For the first 30 years or so after its enactment, the antibribery portion of law was used sporadically. Only a handful of cases were brought each year against companies, almost always ending in settlements involving a modest fine, and even fewer involved individuals.

Prosecutors have now made enforcement of the law a priority, and more industries have been caught up in investigations. The Justice Department has filed cases against pharmaceutical manufacturers, like Pfizer, for dealings with state-run health care programs, and is reported to be pursuing an investigation into the dealings of American movie studios in China.

The push for changes in the statute coincided with its expanded enforcement as companies now have to deal with the vagaries of the law once viewed as a mild nuisance at best.

At a hearing before a House subcommittee last year, a former attorney general, Michael B. Mukasey, represented the United States Chamber of Commerce in supporting changes to restrain use of the law because “more expansive interpretations of the statute may ultimately punish corporations whose connection to improper acts is attenuated or, in some cases, nonexistent.”

The revelations about Wal-Mart’s conduct, however, shows the law’s importance as an anticorruption tool for policing large businesses.

Tinkering with the law could send the wrong signal to other countries about the importance of curbing bribery. Support among Congressional leaders for revisions that would make it harder to prosecute companies may dissolve if they could easily be portrayed as being soft on bribery — something that would become fodder for an opponent in an election campaign.

The Justice Department’s increased enforcement of the Foreign Corrupt Practices Act has also included more charges against individuals rather than just companies. But that shift has also led to problems. In one of its most prominent cases, prosecutors dismissed charges against 22 defendants from the “Africa Sting” case in which the government used an undercover informant to entice suppliers into agreeing to pay bribes to receive contracts with an African government, all of which was fictitious.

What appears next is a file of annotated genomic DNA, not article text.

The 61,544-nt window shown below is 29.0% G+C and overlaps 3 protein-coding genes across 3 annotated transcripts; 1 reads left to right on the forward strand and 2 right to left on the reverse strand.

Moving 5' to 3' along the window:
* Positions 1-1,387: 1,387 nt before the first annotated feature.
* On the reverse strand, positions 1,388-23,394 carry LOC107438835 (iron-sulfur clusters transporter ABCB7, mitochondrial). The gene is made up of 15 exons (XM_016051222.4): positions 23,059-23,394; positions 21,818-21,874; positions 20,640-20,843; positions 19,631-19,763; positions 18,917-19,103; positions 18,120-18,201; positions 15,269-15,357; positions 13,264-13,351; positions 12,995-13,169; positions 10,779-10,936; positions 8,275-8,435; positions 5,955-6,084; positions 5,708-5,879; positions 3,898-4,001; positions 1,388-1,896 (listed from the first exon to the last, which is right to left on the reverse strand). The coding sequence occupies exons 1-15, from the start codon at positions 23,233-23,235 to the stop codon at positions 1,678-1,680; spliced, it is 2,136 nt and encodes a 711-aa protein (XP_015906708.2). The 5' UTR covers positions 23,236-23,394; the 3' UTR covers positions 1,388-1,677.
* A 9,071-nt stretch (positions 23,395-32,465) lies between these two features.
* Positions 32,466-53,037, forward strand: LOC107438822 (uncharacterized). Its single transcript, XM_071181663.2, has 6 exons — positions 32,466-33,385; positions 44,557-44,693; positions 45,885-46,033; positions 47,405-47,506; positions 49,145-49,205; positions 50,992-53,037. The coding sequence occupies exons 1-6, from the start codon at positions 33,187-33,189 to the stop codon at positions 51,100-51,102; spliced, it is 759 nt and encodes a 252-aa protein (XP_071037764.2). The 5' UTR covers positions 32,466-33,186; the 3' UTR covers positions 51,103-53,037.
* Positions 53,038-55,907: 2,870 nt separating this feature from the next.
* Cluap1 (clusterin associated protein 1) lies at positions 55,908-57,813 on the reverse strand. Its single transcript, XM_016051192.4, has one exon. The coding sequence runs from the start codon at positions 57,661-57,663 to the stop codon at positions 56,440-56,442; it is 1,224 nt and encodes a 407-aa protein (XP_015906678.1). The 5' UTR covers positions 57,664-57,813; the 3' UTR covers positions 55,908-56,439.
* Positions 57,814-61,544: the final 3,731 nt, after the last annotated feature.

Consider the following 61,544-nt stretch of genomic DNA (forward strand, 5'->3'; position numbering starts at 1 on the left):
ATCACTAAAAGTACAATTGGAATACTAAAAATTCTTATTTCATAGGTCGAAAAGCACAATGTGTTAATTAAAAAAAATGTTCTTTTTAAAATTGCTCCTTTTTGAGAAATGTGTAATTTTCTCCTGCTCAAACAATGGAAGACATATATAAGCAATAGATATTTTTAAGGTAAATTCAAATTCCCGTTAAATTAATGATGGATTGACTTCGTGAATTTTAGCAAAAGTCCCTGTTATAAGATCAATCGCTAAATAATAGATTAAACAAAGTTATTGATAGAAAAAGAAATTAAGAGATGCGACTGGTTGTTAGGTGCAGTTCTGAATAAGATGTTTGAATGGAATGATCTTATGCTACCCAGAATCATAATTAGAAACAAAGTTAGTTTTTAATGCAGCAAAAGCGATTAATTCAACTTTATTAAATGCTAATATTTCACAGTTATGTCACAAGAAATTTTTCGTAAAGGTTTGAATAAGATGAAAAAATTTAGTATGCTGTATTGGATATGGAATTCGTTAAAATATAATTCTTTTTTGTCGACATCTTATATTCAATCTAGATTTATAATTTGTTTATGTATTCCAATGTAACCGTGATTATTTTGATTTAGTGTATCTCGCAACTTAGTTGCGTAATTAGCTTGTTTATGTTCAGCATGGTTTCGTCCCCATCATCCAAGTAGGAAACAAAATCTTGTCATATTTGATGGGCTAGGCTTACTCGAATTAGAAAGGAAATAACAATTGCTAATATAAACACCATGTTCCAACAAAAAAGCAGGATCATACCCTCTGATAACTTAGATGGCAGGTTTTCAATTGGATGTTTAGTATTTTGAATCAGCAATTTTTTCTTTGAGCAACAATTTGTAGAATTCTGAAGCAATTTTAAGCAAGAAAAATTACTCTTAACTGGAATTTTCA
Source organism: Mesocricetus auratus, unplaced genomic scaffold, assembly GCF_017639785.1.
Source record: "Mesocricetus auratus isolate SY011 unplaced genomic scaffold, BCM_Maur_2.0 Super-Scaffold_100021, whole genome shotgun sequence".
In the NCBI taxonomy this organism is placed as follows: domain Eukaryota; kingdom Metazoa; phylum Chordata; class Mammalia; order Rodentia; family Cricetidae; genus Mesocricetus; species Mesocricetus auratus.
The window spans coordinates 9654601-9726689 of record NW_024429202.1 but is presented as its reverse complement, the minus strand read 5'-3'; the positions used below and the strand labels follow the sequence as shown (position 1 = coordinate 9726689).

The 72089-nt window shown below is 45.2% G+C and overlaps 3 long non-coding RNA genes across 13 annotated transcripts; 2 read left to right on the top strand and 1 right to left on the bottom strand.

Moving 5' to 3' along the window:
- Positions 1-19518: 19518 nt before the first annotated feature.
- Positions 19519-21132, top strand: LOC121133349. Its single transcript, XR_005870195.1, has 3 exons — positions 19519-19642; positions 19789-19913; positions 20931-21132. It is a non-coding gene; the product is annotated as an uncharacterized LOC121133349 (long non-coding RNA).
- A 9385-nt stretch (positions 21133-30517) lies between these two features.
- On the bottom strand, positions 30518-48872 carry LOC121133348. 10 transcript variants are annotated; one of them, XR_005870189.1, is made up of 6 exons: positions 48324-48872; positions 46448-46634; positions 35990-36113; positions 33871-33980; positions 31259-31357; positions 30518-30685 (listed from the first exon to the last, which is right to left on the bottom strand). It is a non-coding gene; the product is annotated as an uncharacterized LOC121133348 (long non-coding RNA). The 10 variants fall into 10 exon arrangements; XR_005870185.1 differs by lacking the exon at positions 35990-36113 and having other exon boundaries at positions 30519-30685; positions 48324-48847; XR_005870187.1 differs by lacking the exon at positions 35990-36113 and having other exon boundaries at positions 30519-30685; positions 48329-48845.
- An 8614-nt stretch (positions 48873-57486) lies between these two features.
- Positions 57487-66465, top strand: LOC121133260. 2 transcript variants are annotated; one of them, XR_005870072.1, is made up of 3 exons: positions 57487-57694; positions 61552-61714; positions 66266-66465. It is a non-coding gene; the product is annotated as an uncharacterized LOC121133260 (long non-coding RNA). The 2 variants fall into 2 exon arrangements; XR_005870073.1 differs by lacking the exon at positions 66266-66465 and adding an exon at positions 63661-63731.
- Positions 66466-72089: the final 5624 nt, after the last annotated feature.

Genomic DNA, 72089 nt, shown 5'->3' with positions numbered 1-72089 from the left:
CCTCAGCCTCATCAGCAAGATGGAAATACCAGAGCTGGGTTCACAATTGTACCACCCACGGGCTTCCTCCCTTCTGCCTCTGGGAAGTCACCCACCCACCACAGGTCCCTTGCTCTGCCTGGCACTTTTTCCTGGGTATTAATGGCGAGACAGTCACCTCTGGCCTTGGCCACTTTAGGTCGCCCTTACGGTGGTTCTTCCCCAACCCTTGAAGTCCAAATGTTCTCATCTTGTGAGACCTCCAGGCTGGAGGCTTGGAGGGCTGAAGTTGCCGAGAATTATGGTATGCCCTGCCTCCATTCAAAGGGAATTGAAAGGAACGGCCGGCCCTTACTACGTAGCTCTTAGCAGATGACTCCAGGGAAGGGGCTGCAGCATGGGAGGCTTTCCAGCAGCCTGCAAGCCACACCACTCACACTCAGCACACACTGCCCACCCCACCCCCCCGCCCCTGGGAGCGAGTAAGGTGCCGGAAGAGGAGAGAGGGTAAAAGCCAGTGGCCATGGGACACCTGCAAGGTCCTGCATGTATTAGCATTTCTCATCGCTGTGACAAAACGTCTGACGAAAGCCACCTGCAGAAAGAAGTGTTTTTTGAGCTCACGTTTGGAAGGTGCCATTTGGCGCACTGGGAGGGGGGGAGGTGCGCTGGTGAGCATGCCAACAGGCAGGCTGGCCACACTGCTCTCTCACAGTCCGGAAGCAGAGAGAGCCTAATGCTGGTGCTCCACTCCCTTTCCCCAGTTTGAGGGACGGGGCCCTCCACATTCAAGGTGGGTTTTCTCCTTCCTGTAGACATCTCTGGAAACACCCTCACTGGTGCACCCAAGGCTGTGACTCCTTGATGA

The charges foundered over issues regarding the conduct of the informant that raised questions about whether individuals were unfairly enticed into the deals. Federal juries could not reach a verdict after two trials of a group of the defendants, and the Justice Department decided to forgo further prosecutions.

As James B. Stewart wrote in a New York Times column last week, there has been a noticeable absence of corporate employees charged with violations even when it appears that the company condoned foreign bribery.

But while companies have been much more amenable to settling investigations rather than challenging charges in court, prosecuting individuals faces a number of hurdles. Corrupt payments are often made by foreign intermediaries acting on behalf of the company, many of whom have no ties to the United States. It does little good to charge someone when there is not a realistic prospect that the person can be brought to the United States.

Pursuing a case against senior executives for turning a blind eye to questionable payments can be quite difficult. The notion that management “had to be aware of what was going on” may well be true in some instances, but that perception alone is not enough to prove any individual corruptly and willfully violated the Foreign Corrupt Practices Act, which is the required legal intent standard for a conviction.

Foreign bribery can takes years to come to the government’s attention, so the five-year statute of limitations can preclude prosecuting those involved in the payments. As I discussed in an earlier piece, the Wal-Mart payments to Mexican officials from 2003 to 2005 probably cannot be pursued against individuals at the company unless something more recent occurred.

Interestingly, in the Dodd-Frank Act, Congress extended the statute of limitations for securities fraud crimes to six years, apparently leaving out violations of the Foreign Corrupt Practices Act. Even that small increase in the time available to pursue a case can help prosecutors in putting together charges. Congress can alter the limitations period for any offense, and the Justice Department may point to Wal-Mart to ask Congress to extend the time frame in which foreign bribery charges can be filed.

The investigation of Wal-Mart has brought the Foreign Corrupt Practices Act to the attention of the public in a way not seen since the 1970s scandals that led to its adoption. Congress may find it politically impossible to adopt changes to the statute that would arguably make it more difficult to pursue cases as long as the allegations of foreign bribery by a leading American company remain in the headlines.”